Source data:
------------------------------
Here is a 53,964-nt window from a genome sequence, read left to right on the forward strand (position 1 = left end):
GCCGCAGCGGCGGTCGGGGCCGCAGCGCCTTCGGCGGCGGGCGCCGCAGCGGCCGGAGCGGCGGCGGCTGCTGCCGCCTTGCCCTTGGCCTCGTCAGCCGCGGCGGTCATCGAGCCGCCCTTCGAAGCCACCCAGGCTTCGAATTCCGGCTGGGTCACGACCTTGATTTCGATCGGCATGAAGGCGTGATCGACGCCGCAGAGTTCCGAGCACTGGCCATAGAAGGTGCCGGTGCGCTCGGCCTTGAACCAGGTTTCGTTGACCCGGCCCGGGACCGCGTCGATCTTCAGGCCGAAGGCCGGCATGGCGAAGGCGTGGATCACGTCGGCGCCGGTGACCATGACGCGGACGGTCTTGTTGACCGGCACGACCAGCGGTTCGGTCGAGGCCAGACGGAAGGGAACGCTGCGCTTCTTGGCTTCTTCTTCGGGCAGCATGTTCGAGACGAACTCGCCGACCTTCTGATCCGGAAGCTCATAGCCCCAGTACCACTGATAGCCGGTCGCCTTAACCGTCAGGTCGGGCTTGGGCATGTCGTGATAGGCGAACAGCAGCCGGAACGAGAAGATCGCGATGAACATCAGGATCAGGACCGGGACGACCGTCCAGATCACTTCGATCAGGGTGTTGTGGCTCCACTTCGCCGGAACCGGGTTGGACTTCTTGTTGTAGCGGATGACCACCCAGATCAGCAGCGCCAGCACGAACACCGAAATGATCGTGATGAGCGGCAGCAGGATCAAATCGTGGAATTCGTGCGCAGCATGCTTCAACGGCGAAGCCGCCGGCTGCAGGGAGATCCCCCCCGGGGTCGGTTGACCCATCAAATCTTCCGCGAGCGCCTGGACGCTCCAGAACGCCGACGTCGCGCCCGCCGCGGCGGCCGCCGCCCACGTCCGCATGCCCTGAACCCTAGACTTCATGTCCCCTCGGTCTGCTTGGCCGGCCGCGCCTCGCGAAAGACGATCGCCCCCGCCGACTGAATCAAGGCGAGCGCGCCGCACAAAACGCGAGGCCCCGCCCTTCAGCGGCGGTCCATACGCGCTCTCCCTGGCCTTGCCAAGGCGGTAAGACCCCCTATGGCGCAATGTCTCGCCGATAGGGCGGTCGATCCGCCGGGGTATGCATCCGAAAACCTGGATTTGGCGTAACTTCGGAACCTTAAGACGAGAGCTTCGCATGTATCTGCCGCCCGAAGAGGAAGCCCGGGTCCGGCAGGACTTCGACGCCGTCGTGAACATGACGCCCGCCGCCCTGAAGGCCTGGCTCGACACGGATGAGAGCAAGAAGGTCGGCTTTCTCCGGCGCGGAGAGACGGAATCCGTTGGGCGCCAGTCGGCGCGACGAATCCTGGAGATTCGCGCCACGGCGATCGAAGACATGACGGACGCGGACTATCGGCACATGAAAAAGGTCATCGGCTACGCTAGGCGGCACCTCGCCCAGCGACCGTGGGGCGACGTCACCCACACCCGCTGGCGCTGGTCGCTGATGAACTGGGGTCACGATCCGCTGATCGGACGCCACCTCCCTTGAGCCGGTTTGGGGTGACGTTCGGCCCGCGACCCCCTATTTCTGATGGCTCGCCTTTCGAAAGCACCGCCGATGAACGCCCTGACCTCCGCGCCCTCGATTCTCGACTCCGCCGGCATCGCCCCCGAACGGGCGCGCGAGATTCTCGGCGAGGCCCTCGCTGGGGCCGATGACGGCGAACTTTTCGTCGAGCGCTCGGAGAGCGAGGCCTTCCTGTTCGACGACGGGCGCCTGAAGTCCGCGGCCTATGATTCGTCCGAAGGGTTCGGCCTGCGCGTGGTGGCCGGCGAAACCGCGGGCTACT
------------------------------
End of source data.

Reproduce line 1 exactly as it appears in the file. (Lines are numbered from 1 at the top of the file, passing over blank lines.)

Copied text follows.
Here is a 53,964-nt window from a genome sequence, read left to right on the forward strand (position 1 = left end):